On February 17, three teenage girls left the UK in what authorities feared was an effort to cross the Syrian border and join the Islamic State terrorist group. Their arrival in Syria was confirmed in March when they were spotted in a Sharia camp.
This news analysis was written on February 20, 2015
On Tuesday, three teenage girls took a flight from London to Turkey after telling their parents they would only be out for the day. Authorities fear they intend to cross the Syrian border and join the Islamic State terrorist group. Kadiza Sultana, 16, Shamima Begum, 15, and a third unidentified 15-year-old girl attend Bethnal Green Academy in east London. They are friends with another 15-year-old girl that fled to Syria in December. Authorities are using social media to try to dissuade the girls from entering Syria. Several news outlets have covered the story, but the framing varies. BBC reports the issue as a social problem while Fox News reports it as a security problem.
The BBC article puts an emphasis on the growing trend of young women in the U.K. fleeing to Syria with “an interest in joining Islamic State.” The article discusses how the girls have been misled; apparently, IS propaganda recruits young girls under the ruse of a humanitarian effort. When the girls get to the IS-controlled region of Syria, where there is sharia law, they lose many freedoms they had back home. They generally cannot leave their houses, or at least not without a guardian. They cannot change their mind and return home.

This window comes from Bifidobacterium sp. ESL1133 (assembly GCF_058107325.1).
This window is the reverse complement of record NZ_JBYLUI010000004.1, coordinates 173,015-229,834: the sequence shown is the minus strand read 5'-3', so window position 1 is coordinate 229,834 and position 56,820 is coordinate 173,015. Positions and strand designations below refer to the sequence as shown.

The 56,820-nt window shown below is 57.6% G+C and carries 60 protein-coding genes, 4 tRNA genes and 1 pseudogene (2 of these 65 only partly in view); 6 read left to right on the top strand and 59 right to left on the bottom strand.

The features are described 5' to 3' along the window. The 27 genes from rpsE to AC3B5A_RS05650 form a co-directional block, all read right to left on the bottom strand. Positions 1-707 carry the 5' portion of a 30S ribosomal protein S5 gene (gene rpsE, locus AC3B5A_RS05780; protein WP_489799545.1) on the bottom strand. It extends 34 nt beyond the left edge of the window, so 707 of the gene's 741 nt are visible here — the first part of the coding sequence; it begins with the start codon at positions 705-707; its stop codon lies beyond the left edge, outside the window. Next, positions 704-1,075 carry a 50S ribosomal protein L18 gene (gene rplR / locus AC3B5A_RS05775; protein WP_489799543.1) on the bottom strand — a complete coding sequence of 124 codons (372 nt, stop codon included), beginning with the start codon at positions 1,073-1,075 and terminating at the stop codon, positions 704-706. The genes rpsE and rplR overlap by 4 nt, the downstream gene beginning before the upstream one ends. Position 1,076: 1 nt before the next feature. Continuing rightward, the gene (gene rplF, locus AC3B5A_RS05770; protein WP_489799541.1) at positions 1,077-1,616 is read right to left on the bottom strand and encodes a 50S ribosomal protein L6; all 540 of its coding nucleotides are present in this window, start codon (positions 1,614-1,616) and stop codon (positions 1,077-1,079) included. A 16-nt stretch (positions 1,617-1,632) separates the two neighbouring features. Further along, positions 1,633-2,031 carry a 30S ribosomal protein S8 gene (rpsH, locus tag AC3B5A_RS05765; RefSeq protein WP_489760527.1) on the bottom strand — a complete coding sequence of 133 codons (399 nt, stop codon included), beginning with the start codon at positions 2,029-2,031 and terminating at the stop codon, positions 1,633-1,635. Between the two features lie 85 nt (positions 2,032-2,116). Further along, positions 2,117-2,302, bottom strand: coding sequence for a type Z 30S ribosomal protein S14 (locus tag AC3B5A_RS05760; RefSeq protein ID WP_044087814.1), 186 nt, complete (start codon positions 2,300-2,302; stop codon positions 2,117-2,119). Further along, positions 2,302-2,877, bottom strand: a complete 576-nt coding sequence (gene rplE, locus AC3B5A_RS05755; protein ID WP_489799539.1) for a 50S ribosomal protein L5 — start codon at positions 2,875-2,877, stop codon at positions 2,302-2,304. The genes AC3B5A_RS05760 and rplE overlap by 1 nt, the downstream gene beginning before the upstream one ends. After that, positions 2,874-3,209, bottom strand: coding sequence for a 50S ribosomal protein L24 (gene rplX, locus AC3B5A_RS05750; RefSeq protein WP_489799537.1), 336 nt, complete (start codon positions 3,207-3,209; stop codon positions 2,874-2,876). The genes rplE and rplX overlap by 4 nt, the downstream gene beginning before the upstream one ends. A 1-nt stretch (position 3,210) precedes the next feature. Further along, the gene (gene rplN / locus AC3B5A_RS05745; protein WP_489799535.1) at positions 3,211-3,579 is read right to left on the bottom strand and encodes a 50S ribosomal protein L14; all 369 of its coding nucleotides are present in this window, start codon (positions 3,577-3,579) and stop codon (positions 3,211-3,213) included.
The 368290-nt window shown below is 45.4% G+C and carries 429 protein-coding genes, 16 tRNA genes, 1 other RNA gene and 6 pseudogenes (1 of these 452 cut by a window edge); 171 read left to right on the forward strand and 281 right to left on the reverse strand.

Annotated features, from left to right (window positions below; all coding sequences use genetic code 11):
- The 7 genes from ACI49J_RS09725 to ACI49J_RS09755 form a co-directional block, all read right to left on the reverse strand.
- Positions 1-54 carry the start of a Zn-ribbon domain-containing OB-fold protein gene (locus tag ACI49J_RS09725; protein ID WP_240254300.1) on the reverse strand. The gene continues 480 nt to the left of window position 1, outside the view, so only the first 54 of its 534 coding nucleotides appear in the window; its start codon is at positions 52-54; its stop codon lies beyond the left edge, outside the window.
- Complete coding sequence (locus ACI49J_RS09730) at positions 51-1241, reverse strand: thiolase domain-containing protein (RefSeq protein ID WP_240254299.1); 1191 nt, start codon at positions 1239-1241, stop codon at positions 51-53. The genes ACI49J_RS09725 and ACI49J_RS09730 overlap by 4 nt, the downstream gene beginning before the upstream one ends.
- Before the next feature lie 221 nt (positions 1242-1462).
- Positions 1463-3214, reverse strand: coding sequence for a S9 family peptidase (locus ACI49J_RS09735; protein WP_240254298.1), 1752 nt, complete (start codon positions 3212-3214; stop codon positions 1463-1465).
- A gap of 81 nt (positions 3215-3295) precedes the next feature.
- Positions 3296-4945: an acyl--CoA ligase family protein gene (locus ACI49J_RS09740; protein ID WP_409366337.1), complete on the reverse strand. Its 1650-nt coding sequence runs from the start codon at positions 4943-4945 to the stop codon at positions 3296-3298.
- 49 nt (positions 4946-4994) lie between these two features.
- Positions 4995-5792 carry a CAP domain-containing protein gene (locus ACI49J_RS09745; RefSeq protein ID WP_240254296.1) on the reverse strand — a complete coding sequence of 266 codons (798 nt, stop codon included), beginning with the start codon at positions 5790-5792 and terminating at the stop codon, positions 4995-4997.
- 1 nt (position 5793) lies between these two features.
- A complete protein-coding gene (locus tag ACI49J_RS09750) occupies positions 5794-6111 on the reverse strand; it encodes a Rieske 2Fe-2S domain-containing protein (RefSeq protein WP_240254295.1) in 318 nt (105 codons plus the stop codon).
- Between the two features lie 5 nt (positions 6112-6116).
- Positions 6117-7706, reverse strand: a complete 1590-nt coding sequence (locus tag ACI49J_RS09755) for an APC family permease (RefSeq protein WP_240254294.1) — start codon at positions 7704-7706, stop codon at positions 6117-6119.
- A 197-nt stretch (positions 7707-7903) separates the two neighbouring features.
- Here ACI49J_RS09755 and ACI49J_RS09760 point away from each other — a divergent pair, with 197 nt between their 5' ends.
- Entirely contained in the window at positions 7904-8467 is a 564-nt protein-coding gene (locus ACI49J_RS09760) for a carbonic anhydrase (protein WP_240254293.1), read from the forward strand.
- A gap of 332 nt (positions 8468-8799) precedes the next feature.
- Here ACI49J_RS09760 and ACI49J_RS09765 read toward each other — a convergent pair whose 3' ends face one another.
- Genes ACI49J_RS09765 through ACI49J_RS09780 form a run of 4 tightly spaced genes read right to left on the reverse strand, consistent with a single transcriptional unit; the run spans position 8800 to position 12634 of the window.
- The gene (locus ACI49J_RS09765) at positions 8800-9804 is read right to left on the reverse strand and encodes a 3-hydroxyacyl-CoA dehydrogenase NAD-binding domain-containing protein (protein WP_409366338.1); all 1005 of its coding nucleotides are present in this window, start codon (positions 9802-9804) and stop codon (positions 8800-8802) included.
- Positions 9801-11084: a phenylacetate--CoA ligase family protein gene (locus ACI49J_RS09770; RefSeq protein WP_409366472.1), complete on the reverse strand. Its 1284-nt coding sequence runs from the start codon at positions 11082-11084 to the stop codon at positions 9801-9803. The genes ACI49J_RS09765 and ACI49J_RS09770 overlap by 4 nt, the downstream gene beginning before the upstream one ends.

Dr. Erin Saltman from the Institute for Strategic Dialogue is quoted in the article: “[The girls] are the wives and mothers of the future jihadists so quite a lot of dedication and time has been put into trying to allure these younger women to come and join in these efforts.” The article also says that “more than 20,000 people have gone to Iraq and Syria from more than 100 countries,” at least 600 of them coming from the U.K.
While the Fox article includes many of these facts, it pays less attention to the trend and more attention to how easy it is for young girls- and jihadis- to leave the U.K. Chris Hobbs, former Metropolitan Police border control officer blames airport security checks for departures and says “If you’re on a watch list then you will ping the system. If you’re not on the radar then the odds are you will get on the plane without too many problems.”
What is interesting is that all of the articles I read on this subject almost portray the girls as helpless victims. They are “recruited,” “misled” or “persuaded.” The media doesn’t give them agency in these articles. There is no mention of them making a conscious choice to leave, despite the fact that they were not abducted and left the country on their own volition. There is no implication in the media that they would face any sort of criminal charge or legal consequence if they chose to return to the U.K. The question is whether their age, their gender or both keep them from being responsible for their actions.
Would these articles read the same if it were three boys instead of three girls? If they were different, then that would mean that the media is making the assumption that females are gullible, unable to think for themselves, and innocent. It would be an application of 19th century standards for women- pure, pious, submissive and domestic- on teenage girls of the 21st century. While the girls are not currently criminals and probably should not be portrayed as such, they will become “the enemy” the moment they step foot into IS-controlled territory.